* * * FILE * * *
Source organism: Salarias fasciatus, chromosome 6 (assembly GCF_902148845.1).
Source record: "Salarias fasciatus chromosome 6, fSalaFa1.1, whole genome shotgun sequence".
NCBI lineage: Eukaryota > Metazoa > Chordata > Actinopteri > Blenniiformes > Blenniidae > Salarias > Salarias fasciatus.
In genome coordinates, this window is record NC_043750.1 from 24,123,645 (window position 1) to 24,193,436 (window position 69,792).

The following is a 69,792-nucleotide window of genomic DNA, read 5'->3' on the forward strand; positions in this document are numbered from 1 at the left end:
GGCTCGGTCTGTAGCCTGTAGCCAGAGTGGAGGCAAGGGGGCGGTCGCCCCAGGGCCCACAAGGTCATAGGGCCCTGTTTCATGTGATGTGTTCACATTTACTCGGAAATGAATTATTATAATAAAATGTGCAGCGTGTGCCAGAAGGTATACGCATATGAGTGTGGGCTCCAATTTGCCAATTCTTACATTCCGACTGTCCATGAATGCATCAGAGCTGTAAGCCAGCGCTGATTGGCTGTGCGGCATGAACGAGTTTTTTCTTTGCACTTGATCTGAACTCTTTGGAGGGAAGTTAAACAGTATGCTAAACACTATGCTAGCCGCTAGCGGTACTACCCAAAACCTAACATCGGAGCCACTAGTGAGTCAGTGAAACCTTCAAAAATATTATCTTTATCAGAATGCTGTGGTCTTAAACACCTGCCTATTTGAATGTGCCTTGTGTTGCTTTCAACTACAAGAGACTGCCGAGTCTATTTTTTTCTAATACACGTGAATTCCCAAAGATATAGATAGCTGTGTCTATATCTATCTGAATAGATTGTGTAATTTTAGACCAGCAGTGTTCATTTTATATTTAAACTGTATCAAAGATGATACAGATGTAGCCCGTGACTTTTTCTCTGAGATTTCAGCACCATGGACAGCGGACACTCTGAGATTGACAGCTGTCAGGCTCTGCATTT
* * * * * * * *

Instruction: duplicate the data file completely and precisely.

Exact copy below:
Source organism: Salarias fasciatus, chromosome 6 (assembly GCF_902148845.1).
Source record: "Salarias fasciatus chromosome 6, fSalaFa1.1, whole genome shotgun sequence".
NCBI lineage: Eukaryota > Metazoa > Chordata > Actinopteri > Blenniiformes > Blenniidae > Salarias > Salarias fasciatus.
In genome coordinates, this window is record NC_043750.1 from 24,123,645 (window position 1) to 24,193,436 (window position 69,792).

The following is a 69,792-nucleotide window of genomic DNA, read 5'->3' on the forward strand; positions in this document are numbered from 1 at the left end:
GGCTCGGTCTGTAGCCTGTAGCCAGAGTGGAGGCAAGGGGGCGGTCGCCCCAGGGCCCACAAGGTCATAGGGCCCTGTTTCATGTGATGTGTTCACATTTACTCGGAAATGAATTATTATAATAAAATGTGCAGCGTGTGCCAGAAGGTATACGCATATGAGTGTGGGCTCCAATTTGCCAATTCTTACATTCCGACTGTCCATGAATGCATCAGAGCTGTAAGCCAGCGCTGATTGGCTGTGCGGCATGAACGAGTTTTTTCTTTGCACTTGATCTGAACTCTTTGGAGGGAAGTTAAACAGTATGCTAAACACTATGCTAGCCGCTAGCGGTACTACCCAAAACCTAACATCGGAGCCACTAGTGAGTCAGTGAAACCTTCAAAAATATTATCTTTATCAGAATGCTGTGGTCTTAAACACCTGCCTATTTGAATGTGCCTTGTGTTGCTTTCAACTACAAGAGACTGCCGAGTCTATTTTTTTCTAATACACGTGAATTCCCAAAGATATAGATAGCTGTGTCTATATCTATCTGAATAGATTGTGTAATTTTAGACCAGCAGTGTTCATTTTATATTTAAACTGTATCAAAGATGATACAGATGTAGCCCGTGACTTTTTCTCTGAGATTTCAGCACCATGGACAGCGGACACTCTGAGATTGACAGCTGTCAGGCTCTGCATTT